Aside from music, the song holds a very special personal memory for me. My wife and I were still in that first phase of romantic love when everything is wonderful and perfect. Paris is a great city to be in then. She was pregnant with our first child and we were in a great place as a couple. I return to that memory very often. Those were very happy times indeed. I’m lucky to have so many good memories I guess. I treasure them.
How have you evolved as an artist over the last year?
I think I’ve evolved a lot, a bit as a songwriter but mostly as a producer. I’ve learned a lot working with Janne Saksa, who is simply put one of the best multi-instrumentalists and record producers I’ve ever crossed paths with.
Making records is not easy, especially when you are the band. In fact, that’s where the name of our duo comes from, the fact that I used to play all the instruments, impersonated each member of our imaginary rock band. This is why it’s so fantastic to have Janne working with us. It’s no longer just one person playing everything. The guitars and the vocals are mine but it is such a relief to get to share the leftover burden with a studio ace like Janne.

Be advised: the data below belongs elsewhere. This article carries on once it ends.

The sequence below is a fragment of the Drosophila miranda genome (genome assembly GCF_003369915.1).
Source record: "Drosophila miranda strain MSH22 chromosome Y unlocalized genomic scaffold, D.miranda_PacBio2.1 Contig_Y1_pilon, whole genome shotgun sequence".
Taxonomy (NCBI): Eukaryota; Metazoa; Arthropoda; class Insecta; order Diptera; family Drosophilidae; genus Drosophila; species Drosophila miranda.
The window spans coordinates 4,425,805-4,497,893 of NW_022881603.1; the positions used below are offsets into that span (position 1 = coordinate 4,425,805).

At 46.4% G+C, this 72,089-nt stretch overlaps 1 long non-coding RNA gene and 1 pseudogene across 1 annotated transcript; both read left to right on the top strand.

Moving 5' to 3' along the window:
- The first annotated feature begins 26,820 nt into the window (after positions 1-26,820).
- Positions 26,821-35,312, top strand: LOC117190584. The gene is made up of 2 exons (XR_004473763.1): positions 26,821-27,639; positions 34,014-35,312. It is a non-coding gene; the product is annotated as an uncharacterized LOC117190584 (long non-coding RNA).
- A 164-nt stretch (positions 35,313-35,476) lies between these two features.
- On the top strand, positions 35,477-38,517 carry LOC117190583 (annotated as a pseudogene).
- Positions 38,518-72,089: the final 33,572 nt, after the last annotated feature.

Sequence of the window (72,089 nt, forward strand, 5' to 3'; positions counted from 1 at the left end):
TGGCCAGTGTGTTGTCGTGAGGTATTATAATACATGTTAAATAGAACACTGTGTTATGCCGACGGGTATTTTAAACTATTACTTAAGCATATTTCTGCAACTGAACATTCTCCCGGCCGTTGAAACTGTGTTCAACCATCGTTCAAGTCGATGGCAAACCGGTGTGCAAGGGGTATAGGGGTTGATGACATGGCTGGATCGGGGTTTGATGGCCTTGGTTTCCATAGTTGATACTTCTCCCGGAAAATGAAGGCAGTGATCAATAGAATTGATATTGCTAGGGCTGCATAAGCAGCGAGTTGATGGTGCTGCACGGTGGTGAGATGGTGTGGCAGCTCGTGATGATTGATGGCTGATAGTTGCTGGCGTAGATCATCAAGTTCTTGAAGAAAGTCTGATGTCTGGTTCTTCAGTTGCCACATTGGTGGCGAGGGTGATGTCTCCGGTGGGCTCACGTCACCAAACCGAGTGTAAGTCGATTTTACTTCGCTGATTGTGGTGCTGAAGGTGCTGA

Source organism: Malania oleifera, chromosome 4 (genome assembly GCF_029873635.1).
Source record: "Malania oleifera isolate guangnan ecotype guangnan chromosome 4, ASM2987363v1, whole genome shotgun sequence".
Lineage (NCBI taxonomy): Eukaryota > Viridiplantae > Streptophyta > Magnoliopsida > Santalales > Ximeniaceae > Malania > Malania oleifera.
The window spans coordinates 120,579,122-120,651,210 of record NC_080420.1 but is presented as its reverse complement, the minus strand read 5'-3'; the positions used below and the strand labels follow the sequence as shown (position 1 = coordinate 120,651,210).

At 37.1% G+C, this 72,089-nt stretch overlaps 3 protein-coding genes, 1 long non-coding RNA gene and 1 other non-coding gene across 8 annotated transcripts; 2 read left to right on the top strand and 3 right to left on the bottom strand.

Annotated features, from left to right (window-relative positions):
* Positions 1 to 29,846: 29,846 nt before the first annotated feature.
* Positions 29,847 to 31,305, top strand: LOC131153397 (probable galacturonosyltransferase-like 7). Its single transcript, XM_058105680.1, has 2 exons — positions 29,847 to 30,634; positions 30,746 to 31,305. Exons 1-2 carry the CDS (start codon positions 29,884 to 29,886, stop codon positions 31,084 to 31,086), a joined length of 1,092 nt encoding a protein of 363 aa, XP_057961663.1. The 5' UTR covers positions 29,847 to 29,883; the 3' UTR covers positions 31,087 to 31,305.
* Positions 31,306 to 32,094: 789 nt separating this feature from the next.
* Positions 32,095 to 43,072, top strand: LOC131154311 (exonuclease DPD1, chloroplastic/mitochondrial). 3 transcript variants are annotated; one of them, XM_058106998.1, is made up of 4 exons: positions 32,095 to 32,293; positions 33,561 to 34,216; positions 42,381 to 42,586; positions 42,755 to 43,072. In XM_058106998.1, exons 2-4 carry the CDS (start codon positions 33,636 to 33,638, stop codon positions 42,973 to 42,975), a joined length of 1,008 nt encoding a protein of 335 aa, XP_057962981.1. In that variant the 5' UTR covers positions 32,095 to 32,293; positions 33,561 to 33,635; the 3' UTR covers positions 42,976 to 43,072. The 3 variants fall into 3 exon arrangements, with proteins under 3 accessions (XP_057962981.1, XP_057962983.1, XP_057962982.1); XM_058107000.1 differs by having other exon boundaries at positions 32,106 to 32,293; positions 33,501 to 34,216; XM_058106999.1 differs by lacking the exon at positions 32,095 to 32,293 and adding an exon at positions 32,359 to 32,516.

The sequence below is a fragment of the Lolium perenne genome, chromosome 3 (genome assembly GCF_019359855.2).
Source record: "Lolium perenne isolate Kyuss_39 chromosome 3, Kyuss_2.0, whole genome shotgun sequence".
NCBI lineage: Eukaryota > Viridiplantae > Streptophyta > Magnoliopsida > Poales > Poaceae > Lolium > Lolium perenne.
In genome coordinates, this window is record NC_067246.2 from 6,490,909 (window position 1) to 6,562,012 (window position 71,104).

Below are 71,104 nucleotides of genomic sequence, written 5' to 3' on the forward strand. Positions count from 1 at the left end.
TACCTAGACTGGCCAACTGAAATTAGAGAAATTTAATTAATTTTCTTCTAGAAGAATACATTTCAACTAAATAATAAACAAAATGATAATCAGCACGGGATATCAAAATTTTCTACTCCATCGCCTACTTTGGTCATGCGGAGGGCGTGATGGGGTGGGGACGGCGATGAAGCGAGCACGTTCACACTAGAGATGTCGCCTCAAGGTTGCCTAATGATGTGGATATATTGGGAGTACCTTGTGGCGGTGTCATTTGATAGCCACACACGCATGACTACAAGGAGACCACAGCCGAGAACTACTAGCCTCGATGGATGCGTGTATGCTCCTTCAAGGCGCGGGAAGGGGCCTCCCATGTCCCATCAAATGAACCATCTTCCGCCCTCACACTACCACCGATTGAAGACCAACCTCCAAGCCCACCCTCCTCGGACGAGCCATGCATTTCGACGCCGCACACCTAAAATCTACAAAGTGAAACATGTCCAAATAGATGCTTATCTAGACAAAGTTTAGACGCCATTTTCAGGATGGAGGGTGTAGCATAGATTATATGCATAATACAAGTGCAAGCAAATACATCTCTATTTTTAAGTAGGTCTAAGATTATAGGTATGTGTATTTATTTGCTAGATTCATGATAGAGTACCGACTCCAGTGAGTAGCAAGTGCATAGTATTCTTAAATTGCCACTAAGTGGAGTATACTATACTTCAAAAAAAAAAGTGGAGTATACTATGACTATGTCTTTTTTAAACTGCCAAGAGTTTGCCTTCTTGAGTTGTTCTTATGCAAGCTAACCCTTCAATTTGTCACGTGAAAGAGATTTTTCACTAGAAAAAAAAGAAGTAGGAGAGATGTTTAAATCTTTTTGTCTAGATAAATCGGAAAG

If you could meet, play a gig, co-write a song, have dinner, have a drink with any band or artist (dead or alive) who would it be?
Brian Wilson of The Beach Boys or Paul McCartney. If I had to choose only one, it’d be Paul McCartney. Meeting him would be a dream come true. I love The Beatles and I love Wings and his solo stuff. Just yesterday I listened to “Jenny Wren” off his brilliant Chaos And Creation In The Backyard album. It’d be awesome to have dinner or a drink with him and talk about life and music. Based on his interviews, McCartney comes across as a great guy. Hanging out with him would be very cool no doubt.
What’s next for you?
The next Impersonators single is called ”Rodeo” and it’ll come out in late August or early September. That’s the next thing for The Impersonators. So, we’ll take a few months off.
For me, the next thing is to release some solo stuff that I’ve been working on for quite a while. The release will be a single but it’ll have two songs, just like singles used to. The A-side will be a song called ”Working Class Voodoo” and the B-side a track called ”What Is Love?”.
End of Interview